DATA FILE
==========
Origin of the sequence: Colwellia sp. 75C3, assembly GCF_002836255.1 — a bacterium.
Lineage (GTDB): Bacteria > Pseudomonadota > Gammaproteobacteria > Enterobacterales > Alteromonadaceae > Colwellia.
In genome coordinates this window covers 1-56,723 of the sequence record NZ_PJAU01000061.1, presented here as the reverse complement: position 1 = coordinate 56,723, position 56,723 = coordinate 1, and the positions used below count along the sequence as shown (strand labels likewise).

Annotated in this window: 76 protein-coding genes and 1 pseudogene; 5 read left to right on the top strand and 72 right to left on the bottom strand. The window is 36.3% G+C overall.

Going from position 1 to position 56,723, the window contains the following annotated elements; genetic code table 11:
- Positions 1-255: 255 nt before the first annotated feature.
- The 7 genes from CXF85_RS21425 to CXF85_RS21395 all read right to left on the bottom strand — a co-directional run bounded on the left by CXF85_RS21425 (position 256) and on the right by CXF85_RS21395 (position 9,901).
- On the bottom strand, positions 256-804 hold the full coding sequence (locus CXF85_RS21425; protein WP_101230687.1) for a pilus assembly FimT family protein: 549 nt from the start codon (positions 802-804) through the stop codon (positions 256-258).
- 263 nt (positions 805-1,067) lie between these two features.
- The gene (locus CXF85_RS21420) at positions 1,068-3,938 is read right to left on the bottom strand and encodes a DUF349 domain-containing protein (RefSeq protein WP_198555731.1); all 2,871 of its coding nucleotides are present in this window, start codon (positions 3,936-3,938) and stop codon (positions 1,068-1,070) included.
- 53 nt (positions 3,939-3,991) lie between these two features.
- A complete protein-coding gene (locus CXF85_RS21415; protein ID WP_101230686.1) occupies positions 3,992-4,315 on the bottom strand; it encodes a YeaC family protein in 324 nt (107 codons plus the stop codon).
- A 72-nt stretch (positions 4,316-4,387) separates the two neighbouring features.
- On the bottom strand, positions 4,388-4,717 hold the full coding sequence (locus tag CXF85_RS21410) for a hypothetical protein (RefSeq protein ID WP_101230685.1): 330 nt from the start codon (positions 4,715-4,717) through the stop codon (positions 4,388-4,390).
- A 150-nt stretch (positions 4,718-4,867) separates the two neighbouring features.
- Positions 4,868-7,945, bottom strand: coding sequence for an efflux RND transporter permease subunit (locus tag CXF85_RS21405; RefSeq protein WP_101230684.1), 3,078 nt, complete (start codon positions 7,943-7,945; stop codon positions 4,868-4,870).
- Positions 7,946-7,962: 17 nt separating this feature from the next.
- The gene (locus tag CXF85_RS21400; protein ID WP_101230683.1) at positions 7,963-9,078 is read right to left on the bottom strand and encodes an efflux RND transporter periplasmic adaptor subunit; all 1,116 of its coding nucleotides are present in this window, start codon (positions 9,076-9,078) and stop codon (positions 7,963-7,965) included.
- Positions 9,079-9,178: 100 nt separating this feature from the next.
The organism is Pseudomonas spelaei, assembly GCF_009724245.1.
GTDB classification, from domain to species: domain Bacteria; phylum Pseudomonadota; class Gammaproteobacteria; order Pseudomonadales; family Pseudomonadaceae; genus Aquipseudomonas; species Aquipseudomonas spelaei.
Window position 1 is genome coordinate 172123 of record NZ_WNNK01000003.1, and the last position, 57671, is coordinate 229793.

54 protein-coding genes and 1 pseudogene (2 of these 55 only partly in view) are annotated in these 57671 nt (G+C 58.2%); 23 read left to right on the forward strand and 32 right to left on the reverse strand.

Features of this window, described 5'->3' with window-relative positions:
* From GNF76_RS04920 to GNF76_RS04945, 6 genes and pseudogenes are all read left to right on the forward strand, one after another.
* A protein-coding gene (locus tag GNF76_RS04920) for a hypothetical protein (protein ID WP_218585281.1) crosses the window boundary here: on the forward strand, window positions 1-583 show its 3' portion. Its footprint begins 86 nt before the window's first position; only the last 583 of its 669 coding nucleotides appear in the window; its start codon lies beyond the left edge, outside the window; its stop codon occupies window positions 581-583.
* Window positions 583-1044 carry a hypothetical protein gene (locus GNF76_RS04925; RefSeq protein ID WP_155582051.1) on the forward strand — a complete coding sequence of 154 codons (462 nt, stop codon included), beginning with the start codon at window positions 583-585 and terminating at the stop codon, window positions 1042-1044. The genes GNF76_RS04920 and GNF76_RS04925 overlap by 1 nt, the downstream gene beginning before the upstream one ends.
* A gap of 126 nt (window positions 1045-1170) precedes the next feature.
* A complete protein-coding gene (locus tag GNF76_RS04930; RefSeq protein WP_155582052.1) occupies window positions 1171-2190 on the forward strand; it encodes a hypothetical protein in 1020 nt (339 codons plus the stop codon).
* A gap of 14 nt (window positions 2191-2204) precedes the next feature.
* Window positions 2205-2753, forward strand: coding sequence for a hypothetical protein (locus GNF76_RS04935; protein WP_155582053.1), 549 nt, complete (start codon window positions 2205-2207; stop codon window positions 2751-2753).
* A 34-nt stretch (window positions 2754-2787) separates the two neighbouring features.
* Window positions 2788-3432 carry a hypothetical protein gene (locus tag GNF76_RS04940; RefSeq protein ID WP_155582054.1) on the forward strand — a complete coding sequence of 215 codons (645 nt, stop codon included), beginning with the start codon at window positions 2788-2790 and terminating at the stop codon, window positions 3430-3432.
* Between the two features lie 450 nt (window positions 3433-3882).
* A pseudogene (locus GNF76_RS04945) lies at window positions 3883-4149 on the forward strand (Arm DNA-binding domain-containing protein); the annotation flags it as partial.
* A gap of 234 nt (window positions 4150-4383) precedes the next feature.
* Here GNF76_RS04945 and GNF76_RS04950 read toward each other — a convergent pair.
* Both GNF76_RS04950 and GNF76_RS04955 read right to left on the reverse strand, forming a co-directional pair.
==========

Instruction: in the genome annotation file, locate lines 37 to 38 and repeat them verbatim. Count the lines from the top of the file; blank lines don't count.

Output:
* Here GNF76_RS04945 and GNF76_RS04950 read toward each other — a convergent pair.
* Both GNF76_RS04950 and GNF76_RS04955 read right to left on the reverse strand, forming a co-directional pair.